Thomson Reuters Paper Charts Course to Eliminating $3.6 Trillion in Healthcare Waste in a Decade


ANN ARBOR, Mich., June 14 /PRNewswire/ — The U.S. healthcare industry can eliminate $3.6 trillion in healthcare waste over the next 10 years by addressing a series of operational inefficiencies, according to a white paper published today by Thomson Reuters.

The report analyzes the country’s leading public and private sector efforts to reduce waste in the healthcare system and identifies five proven strategies that have been deployed in the real world to cut costs and improve patient care.

“Last year, we published a report concluding that the U.S. healthcare system wastes $700 billion a year,” said Bob Kelley, vice president for healthcare analytics at Thomson Reuters and co-author of the paper released today. “This new report describes a possible path for significantly reducing that waste.”

By systematically incorporating these best practices into the organizational structure of the healthcare industry, the new paper says, it’s possible to cut waste 5 percent per year. Over 10 years, that would add up to $3.6 trillion and keep total healthcare expenditures at their current rate of about 17 percent of the nation’s gross domestic product (GDP). Among the strategies outlined in the paper are the following:

  --  Engage Consumers: By engaging the public in discussions with their
      caregivers regarding the value and risk of specific treatment options,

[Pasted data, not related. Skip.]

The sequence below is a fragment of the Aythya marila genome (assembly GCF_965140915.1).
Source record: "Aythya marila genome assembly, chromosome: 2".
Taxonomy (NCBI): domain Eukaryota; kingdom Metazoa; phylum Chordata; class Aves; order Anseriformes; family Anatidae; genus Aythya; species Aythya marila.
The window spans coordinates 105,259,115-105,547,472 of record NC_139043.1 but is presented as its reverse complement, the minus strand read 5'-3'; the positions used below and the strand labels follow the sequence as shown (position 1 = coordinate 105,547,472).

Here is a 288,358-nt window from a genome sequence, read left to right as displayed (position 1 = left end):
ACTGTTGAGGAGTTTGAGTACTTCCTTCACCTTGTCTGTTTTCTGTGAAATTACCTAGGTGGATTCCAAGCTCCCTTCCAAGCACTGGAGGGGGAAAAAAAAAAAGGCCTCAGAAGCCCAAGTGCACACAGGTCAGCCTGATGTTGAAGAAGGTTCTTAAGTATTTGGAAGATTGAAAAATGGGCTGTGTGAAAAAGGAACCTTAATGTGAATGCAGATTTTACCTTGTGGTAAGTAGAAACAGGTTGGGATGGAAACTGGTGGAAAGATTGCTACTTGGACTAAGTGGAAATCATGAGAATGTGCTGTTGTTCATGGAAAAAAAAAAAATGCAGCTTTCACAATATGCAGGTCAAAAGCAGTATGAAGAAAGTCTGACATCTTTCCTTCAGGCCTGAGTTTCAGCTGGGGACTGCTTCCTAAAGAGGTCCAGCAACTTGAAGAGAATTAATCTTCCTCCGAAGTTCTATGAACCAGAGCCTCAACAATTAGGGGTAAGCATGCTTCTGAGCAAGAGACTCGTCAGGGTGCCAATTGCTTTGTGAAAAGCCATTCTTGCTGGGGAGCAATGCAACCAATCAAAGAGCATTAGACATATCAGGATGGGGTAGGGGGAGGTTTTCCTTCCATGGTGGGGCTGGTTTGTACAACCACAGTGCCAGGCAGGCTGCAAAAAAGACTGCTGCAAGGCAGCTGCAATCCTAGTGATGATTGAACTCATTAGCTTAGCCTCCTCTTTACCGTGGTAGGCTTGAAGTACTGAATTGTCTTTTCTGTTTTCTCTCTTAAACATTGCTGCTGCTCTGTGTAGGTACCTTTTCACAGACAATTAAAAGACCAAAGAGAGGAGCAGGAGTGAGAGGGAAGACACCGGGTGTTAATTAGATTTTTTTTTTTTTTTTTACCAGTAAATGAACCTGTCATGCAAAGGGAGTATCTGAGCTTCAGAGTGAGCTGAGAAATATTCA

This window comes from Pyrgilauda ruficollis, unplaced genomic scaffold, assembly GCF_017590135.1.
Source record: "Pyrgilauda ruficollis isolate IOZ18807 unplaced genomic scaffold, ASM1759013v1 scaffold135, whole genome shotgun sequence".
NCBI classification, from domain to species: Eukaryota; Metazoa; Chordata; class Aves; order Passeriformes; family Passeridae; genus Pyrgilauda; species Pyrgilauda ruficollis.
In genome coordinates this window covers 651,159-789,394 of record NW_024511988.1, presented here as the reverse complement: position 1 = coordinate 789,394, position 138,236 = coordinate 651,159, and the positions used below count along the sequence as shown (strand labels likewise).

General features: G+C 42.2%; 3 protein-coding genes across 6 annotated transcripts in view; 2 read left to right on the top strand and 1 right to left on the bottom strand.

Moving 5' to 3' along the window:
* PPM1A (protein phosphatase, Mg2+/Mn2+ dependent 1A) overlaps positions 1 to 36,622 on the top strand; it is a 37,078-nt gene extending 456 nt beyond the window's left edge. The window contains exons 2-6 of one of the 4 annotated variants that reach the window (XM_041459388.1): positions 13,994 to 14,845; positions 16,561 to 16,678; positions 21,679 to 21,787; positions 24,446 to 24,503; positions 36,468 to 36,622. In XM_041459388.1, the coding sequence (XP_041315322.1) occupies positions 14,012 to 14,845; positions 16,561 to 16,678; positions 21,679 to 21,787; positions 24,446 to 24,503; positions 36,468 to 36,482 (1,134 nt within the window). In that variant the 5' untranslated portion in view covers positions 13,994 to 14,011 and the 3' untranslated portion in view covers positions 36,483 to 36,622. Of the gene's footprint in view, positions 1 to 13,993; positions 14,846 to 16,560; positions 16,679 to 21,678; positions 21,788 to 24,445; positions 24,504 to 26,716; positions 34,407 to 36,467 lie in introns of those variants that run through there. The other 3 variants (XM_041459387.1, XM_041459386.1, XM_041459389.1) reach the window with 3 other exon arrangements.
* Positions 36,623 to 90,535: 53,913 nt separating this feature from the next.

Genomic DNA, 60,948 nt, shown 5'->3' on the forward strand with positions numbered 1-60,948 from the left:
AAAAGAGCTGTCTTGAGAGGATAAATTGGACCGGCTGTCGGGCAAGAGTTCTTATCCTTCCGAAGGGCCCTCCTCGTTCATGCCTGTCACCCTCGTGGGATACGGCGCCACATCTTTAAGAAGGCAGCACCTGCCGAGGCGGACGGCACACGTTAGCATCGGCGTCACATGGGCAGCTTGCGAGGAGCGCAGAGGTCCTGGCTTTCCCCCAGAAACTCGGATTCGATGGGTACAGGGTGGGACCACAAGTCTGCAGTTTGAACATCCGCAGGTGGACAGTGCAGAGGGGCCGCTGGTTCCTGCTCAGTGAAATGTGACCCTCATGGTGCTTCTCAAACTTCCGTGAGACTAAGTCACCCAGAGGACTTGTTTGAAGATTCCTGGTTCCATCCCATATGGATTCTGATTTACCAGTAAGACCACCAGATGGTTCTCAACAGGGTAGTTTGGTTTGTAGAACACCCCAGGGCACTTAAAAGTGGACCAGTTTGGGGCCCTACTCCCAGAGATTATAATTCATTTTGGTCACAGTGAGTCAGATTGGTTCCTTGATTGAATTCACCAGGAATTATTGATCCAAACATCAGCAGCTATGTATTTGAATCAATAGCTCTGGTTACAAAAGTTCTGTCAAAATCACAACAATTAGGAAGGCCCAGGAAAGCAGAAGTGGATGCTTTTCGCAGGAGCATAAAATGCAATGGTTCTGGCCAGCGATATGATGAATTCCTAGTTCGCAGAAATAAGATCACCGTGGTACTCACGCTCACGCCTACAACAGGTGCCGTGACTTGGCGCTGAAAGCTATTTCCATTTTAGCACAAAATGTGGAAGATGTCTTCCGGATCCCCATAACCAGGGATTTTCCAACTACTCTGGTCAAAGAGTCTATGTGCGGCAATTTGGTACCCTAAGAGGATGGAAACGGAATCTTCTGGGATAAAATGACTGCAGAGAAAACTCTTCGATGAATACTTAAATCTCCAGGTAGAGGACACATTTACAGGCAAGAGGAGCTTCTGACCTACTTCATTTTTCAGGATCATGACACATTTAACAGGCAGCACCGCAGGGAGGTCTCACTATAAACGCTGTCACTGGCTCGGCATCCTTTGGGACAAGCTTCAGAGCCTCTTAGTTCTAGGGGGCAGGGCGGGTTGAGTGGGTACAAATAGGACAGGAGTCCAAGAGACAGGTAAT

it is possible to dramatically reduce money spent for unnecessary

  --  Coordinate Care: Healthcare providers lacking access to patients'
      medical records leads to the duplication of tests and inappropriate
      treatments that are estimated to cost up to $50 billion annually.
      Simple incentives have made a significant difference in the
      implementation of electronic records in several healthcare systems.

  --  Manage Disease and Maintain Wellness: This strategy ensures that
      patients are actively engaged, along with their clinicians, in
      managing their own health through attention to personal behavior,
      disease prevention, early detection and appropriate care for chronic

  --  Design for Patient Safety and Quality: Preventable medical errors
      account for $50 billion to $100 billion in annual healthcare spending.
      By implementing a simple checklist approach based on evidence-based
      best practices, several healthcare systems have improved patient
      outcomes and reduced costs.

  --  Reduce Opportunities for Fraud: In 2007, when the U.S. spent roughly
      $2.3 trillion on healthcare, fraud was estimated to account for as
      much as 5 to 10 percent of healthcare spending, according to a report
      published by the George Washington University School of Public Health
      and Health Services. Computerized systems that track data anomalies to
      identify fraud and breaches in payment integrity have been proven to
      stem these costs in several state Medicaid programs.

“We started with a premise that RAND Health researchers put forth in a recent article in the New England Journal of Medicine — it is reasonable to set a goal of constraining healthcare spending to its current share of the GDP,” said Ray Fabius, M.D., chief medical officer at Thomson Reuters and co-author of the white paper. “Then we investigated initiatives that have successfully reduced healthcare costs without sacrificing quality — real-world examples of what’s possible — and in some cases estimated the savings if they were widely replicated.

“The result, detailed in this paper, is one path for reaching this goal over the next decade.”

The study can be downloaded at (A simple registration is required.)

Thomson Reuters

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Source: Thomson Reuters

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